The question is here taken up—yet again—of whether Marx did or did not characterize capitalism as unjust and condemn it as such. What follows is in the nature of a postscript to the case I argued seven years ago in ‘The Controversy About Marx and Justice’, a critical survey of the debate on this question to that point.footnote1 The discussion has since continued. To the bibliography of more than three dozen entries there appended, in testimony to how extensive the relevant literature already was, it is now possible to add some four-fifths as many items again.footnote2 My intention, however, is not to offer another general review of the material. It is to reaffirm the central claim made out at length in the earlier essay (and which has been cogently put, too, by Jerry Cohen and Jon Elster): in a nutshell, that Marx did condemn capitalism as unjust in the light of transhistorical norms, albeit inconsistently with his own emphatic disavowals.footnote3
I shall defend that claim. I do so by responding to the criticisms that have
Further, from what I shall urge in connection with it, it transpires that Marx’s (and, more generally, socialist) thinking about exploitation is marked by an ambiguity. The diagnosis of this provides material for
More fully articulated, the conclusion I defend is this: that Marx’s work, whatever else it may be, and his disclaimers to the contrary notwithstanding, is an indictment of capitalist society in the light of transhistorical principles of justice (amongst other moral values); an indictment, that is to say, in the light of non-relative normative standards, pertaining to the social distribution of benefits and disbenefits, resources and burdens.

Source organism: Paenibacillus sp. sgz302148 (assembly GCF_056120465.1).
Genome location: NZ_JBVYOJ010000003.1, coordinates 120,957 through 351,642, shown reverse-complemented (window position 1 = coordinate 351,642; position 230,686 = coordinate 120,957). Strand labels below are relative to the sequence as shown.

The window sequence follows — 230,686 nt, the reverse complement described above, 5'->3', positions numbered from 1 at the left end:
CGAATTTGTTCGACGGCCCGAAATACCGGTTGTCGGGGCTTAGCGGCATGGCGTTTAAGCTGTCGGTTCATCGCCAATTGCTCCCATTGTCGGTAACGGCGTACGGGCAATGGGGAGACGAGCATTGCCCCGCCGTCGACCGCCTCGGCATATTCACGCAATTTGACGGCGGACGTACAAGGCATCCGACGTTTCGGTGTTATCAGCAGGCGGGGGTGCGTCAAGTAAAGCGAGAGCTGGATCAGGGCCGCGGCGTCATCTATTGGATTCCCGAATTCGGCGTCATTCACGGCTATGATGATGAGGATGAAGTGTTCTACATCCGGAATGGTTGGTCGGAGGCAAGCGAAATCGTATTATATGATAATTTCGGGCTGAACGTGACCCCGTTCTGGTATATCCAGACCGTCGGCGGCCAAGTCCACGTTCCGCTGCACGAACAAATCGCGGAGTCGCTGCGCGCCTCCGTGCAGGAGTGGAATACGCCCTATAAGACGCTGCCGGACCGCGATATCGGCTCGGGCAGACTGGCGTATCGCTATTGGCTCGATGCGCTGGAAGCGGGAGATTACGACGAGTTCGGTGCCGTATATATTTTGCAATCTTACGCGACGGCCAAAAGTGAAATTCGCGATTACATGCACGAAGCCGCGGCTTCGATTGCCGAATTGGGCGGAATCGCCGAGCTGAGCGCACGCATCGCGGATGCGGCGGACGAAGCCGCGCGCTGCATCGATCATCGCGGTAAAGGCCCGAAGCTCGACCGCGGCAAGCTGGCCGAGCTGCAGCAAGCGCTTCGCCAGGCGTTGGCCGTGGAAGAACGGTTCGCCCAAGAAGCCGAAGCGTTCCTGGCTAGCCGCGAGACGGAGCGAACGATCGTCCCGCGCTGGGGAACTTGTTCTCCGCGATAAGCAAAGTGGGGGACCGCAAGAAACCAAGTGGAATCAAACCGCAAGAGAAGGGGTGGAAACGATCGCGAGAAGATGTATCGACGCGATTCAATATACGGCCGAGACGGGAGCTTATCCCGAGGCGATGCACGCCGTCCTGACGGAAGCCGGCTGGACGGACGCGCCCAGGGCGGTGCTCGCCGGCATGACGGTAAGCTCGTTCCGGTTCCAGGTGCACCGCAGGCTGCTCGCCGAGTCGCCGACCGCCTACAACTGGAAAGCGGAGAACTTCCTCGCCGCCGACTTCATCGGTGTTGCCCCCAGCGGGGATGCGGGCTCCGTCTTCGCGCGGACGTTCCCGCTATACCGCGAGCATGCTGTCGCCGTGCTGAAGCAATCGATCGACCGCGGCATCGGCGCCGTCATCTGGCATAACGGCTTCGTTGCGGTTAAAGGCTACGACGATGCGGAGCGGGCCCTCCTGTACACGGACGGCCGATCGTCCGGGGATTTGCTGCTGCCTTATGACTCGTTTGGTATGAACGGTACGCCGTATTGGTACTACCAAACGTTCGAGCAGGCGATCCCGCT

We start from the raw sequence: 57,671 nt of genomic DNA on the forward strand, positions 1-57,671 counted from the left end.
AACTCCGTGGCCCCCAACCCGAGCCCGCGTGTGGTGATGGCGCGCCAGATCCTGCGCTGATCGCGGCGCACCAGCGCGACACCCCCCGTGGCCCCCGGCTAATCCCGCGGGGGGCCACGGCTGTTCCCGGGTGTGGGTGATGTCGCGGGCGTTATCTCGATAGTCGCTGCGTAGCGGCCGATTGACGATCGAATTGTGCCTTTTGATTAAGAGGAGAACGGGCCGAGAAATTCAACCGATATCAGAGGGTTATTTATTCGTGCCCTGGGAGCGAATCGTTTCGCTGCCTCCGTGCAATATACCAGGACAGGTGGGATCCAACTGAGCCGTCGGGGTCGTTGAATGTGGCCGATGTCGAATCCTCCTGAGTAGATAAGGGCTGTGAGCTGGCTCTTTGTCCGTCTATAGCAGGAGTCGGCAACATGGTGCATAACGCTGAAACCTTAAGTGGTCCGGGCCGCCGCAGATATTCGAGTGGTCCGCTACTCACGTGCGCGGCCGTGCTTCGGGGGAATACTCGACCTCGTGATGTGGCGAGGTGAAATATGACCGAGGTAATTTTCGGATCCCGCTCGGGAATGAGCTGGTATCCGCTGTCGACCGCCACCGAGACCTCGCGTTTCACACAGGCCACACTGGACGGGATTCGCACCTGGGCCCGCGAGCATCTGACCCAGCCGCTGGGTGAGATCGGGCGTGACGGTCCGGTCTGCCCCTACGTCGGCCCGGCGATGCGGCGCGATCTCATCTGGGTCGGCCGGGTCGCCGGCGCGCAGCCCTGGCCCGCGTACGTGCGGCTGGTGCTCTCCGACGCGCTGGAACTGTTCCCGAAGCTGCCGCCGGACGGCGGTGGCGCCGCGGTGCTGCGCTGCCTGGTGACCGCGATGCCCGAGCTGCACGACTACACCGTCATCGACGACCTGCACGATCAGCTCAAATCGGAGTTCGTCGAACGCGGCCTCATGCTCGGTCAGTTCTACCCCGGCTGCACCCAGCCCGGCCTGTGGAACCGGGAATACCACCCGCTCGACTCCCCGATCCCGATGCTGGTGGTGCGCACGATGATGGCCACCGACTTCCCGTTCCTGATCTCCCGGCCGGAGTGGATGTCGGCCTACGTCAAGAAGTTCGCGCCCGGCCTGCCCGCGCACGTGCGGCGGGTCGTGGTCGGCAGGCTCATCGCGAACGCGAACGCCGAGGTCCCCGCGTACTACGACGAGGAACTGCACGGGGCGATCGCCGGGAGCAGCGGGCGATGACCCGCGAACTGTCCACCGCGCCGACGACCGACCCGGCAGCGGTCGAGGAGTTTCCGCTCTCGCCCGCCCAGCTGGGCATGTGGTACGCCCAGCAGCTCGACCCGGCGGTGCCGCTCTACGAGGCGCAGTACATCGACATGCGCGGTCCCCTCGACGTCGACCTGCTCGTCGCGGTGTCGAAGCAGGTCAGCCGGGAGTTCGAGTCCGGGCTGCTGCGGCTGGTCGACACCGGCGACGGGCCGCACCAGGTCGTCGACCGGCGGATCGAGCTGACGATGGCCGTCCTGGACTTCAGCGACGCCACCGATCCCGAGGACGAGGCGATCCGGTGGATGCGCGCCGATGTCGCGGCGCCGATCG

I cannot repeat myself over the whole range of argument that can be brought in support of this conclusion. But some general contours of the case earlier made for it will be to the point. First, the conclusion was not casually generated. Nor did my advocacy of it make light of the complexity of the subject matter. Rather, entering a debate that had been in progress for more than a decade, I tried to summarize the literature, systematically setting out the textual evidence and supplementary argument that could be adduced on both sides. I sought thereby to identify the genuine difficulties in the material itself under dispute (Marx’s work) which might account for so deep, so wide and so widespread a division of interpretative opinion. I argued, nevertheless, that when all was said and done, although Marx would not confess to criticizing capitalism as unjust, and indeed explicitly took his distance from criticism in that vein, this overview of the debate and of his texts disclosed intractable problems in the way of taking his disclaimers at face value.
Second, I spelled out two key strategic questions which challenge those commentators who do take his disclaimers at face value.
(a) Why is capitalist exploitation often presented in Marx’s work in terms of ‘robbery’, ‘theft’, ‘embezzlement’ and the like? We know that, for him, this exploitation does not constitute theft by the norms of capitalism; being, as he insists, in harmony with its standards of rightful ownership and trading. If he treats it, therefore, as wrongful taking—the meaning of theft—this must be by recurring to standards which are external or superior to those of capitalism, and thus reliant on some transcendent criteria of rightful or just entitlement.